18. I love your question, “What do you want to work on today, and how can I help?” Wrote it down where I can see it often.

  19. I’ve been venturing into more of a interest-led, unschooling philosophy. Theoretically, I love it! practically, I’m really struggling in unlearning the ideas in my head like ‘He should know how to multiply fractions by the end of 5th grade’, and ‘I should keep a record of how well he does on math tests’ and ‘if he doesn’t learn to write well now, he never will!’ or ‘He should learn history chronologically so he knows where things fit in’. It’s really really hard to let go…
    Elaine’s latest post: Lessons Learned in My First Year of Homeschooling

  20. I’ve always admired those who can give themselves fully to the education of their children. Having benefited from such an education myself (before there was a label for it.)
    Now as the mama of four little ones (8, 4, 2, and 3mo) I admit that relaxing into such a rhythm has been hard. But, I take comfort in the truth that even if we require a little more structure right now, we are still taking advantage of the flexibility home schooling offers us. And we remember, it is not the label that makes us.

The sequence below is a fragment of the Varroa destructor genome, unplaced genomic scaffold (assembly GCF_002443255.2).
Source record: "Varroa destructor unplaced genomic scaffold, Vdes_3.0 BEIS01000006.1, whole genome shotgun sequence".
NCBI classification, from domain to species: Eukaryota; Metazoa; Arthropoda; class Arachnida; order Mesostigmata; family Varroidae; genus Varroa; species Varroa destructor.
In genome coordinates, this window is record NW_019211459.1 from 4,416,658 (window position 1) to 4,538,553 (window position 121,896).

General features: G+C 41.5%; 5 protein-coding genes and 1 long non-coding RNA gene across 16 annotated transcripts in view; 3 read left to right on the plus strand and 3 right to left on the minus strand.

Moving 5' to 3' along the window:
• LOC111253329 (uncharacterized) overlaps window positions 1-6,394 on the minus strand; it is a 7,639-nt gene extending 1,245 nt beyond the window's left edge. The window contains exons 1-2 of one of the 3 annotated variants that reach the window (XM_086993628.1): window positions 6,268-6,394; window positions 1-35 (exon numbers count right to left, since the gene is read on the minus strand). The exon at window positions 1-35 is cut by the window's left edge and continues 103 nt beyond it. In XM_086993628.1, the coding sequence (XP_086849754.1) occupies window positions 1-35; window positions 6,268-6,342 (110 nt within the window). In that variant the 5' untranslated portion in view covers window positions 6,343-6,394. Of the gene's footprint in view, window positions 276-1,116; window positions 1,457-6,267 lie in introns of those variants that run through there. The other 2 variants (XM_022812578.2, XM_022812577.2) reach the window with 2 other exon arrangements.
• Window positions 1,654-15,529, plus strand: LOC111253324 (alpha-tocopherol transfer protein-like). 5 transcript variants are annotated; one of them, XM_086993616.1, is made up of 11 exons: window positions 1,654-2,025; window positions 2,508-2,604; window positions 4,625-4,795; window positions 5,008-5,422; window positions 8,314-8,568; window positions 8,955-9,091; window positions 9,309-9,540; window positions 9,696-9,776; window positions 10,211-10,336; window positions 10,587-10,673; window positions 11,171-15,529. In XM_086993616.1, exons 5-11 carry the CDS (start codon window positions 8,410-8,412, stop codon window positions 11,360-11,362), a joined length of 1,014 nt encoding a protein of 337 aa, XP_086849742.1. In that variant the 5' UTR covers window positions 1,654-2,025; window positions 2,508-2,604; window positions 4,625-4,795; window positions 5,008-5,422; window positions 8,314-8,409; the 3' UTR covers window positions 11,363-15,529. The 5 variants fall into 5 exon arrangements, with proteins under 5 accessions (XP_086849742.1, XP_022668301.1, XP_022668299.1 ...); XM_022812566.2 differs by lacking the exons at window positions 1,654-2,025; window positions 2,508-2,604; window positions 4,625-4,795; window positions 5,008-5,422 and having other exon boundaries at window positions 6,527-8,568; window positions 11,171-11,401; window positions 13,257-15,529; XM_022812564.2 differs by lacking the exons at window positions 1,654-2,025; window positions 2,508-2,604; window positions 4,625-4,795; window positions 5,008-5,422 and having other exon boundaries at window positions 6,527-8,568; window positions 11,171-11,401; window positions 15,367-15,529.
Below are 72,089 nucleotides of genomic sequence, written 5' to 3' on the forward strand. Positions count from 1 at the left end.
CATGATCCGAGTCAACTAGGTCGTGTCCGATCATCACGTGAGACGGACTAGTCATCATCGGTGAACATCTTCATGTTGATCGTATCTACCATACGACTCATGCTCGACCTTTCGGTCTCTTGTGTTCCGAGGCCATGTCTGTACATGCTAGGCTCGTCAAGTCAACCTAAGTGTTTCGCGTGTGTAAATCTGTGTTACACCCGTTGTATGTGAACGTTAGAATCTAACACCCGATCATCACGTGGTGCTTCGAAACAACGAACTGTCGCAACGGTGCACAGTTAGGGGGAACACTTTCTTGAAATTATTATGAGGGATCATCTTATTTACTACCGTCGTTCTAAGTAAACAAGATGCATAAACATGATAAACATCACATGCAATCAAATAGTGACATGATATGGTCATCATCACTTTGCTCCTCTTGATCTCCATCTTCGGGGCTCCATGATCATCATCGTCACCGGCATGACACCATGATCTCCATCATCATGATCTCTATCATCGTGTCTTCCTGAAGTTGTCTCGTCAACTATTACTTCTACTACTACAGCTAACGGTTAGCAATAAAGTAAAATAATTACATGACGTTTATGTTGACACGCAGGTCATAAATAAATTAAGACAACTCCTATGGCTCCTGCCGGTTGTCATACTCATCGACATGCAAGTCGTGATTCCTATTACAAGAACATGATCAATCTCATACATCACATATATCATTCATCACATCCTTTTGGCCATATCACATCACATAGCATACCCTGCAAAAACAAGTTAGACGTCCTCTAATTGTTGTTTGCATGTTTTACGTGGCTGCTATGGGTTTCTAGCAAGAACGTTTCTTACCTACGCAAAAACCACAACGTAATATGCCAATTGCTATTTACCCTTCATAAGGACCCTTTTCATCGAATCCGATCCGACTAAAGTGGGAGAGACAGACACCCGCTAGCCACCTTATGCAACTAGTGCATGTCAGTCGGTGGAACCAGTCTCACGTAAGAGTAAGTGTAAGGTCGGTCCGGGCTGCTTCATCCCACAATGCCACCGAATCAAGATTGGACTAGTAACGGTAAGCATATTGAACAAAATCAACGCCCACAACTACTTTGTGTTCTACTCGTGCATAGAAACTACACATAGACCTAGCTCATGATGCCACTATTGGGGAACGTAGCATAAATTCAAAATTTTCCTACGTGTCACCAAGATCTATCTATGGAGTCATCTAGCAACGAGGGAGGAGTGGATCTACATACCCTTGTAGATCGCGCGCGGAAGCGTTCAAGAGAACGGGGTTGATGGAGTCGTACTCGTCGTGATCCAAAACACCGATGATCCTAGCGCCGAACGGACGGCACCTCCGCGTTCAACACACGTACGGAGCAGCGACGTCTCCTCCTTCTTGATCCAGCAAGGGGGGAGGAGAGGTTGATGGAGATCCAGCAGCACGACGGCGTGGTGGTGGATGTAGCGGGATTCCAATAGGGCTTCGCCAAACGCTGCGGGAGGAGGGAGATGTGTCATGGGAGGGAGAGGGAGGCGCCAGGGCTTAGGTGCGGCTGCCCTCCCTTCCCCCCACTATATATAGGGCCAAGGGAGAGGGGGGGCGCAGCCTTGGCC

Here are some thoughts and words of gratitude I recently shared:
    Rita’s latest post: April 1

  21. This post has inspired me to share with others the beauty of being interest led. No matter the educational camp a family lives in, it’s important to learn with purpose and passion – incorporating interests and enabling a child to bloom into the beautiful person they were created to be! Thank you for this!
    Cara Thompson’s latest post: Interest Led Learning: Educational Theories Defined Part 4

  22. Kathryn says: